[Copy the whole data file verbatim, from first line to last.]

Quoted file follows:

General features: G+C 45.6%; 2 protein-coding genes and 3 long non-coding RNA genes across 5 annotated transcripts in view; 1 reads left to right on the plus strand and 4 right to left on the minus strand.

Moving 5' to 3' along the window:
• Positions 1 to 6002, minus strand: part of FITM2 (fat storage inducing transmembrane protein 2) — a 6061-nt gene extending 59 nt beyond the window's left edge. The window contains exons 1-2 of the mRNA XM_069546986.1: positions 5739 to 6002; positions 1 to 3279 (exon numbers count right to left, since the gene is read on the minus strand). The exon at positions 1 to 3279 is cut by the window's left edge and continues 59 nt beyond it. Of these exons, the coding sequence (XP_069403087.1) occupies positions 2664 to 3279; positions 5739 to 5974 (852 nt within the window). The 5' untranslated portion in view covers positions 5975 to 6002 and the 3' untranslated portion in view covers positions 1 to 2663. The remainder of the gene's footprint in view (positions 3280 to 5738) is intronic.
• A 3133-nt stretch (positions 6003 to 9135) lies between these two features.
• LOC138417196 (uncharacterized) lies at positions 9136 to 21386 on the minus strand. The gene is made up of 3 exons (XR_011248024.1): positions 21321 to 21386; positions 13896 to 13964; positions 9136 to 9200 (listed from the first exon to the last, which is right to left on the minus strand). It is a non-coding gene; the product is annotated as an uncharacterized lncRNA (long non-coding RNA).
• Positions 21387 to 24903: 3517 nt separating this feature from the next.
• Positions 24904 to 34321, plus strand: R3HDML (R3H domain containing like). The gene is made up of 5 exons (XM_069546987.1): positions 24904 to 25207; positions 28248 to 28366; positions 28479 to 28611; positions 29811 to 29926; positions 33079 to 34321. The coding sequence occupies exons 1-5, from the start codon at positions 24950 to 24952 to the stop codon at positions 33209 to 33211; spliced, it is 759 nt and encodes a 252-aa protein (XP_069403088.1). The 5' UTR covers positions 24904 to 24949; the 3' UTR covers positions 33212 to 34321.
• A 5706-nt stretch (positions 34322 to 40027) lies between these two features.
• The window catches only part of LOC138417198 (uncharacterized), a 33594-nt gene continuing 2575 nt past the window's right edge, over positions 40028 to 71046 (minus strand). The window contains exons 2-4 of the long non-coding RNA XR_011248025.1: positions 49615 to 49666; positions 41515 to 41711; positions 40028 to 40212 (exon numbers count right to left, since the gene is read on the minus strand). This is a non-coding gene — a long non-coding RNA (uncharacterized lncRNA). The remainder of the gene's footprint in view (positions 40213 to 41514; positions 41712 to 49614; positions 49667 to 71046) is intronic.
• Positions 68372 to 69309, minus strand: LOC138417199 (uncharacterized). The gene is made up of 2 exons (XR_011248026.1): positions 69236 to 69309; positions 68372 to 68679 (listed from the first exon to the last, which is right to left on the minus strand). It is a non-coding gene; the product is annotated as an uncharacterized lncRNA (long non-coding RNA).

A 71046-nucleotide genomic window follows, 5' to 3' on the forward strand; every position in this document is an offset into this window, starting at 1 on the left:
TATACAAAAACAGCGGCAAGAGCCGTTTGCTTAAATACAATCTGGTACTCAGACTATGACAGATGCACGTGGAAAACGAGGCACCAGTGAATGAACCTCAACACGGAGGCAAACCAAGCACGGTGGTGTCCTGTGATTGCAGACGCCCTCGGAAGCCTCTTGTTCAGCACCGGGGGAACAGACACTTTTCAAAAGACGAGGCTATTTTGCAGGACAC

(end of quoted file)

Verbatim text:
General features: G+C 45.6%; 2 protein-coding genes and 3 long non-coding RNA genes across 5 annotated transcripts in view; 1 reads left to right on the plus strand and 4 right to left on the minus strand.

Moving 5' to 3' along the window:
• Positions 1 to 6002, minus strand: part of FITM2 (fat storage inducing transmembrane protein 2) — a 6061-nt gene extending 59 nt beyond the window's left edge. The window contains exons 1-2 of the mRNA XM_069546986.1: positions 5739 to 6002; positions 1 to 3279 (exon numbers count right to left, since the gene is read on the minus strand). The exon at positions 1 to 3279 is cut by the window's left edge and continues 59 nt beyond it. Of these exons, the coding sequence (XP_069403087.1) occupies positions 2664 to 3279; positions 5739 to 5974 (852 nt within the window). The 5' untranslated portion in view covers positions 5975 to 6002 and the 3' untranslated portion in view covers positions 1 to 2663. The remainder of the gene's footprint in view (positions 3280 to 5738) is intronic.
• A 3133-nt stretch (positions 6003 to 9135) lies between these two features.
• LOC138417196 (uncharacterized) lies at positions 9136 to 21386 on the minus strand. The gene is made up of 3 exons (XR_011248024.1): positions 21321 to 21386; positions 13896 to 13964; positions 9136 to 9200 (listed from the first exon to the last, which is right to left on the minus strand). It is a non-coding gene; the product is annotated as an uncharacterized lncRNA (long non-coding RNA).
• Positions 21387 to 24903: 3517 nt separating this feature from the next.
• Positions 24904 to 34321, plus strand: R3HDML (R3H domain containing like). The gene is made up of 5 exons (XM_069546987.1): positions 24904 to 25207; positions 28248 to 28366; positions 28479 to 28611; positions 29811 to 29926; positions 33079 to 34321. The coding sequence occupies exons 1-5, from the start codon at positions 24950 to 24952 to the stop codon at positions 33209 to 33211; spliced, it is 759 nt and encodes a 252-aa protein (XP_069403088.1). The 5' UTR covers positions 24904 to 24949; the 3' UTR covers positions 33212 to 34321.
• A 5706-nt stretch (positions 34322 to 40027) lies between these two features.
• The window catches only part of LOC138417198 (uncharacterized), a 33594-nt gene continuing 2575 nt past the window's right edge, over positions 40028 to 71046 (minus strand). The window contains exons 2-4 of the long non-coding RNA XR_011248025.1: positions 49615 to 49666; positions 41515 to 41711; positions 40028 to 40212 (exon numbers count right to left, since the gene is read on the minus strand). This is a non-coding gene — a long non-coding RNA (uncharacterized lncRNA). The remainder of the gene's footprint in view (positions 40213 to 41514; positions 41712 to 49614; positions 49667 to 71046) is intronic.
• Positions 68372 to 69309, minus strand: LOC138417199 (uncharacterized). The gene is made up of 2 exons (XR_011248026.1): positions 69236 to 69309; positions 68372 to 68679 (listed from the first exon to the last, which is right to left on the minus strand). It is a non-coding gene; the product is annotated as an uncharacterized lncRNA (long non-coding RNA).

A 71046-nucleotide genomic window follows, 5' to 3' on the forward strand; every position in this document is an offset into this window, starting at 1 on the left:
TATACAAAAACAGCGGCAAGAGCCGTTTGCTTAAATACAATCTGGTACTCAGACTATGACAGATGCACGTGGAAAACGAGGCACCAGTGAATGAACCTCAACACGGAGGCAAACCAAGCACGGTGGTGTCCTGTGATTGCAGACGCCCTCGGAAGCCTCTTGTTCAGCACCGGGGGAACAGACACTTTTCAAAAGACGAGGCTATTTTGCAGGACAC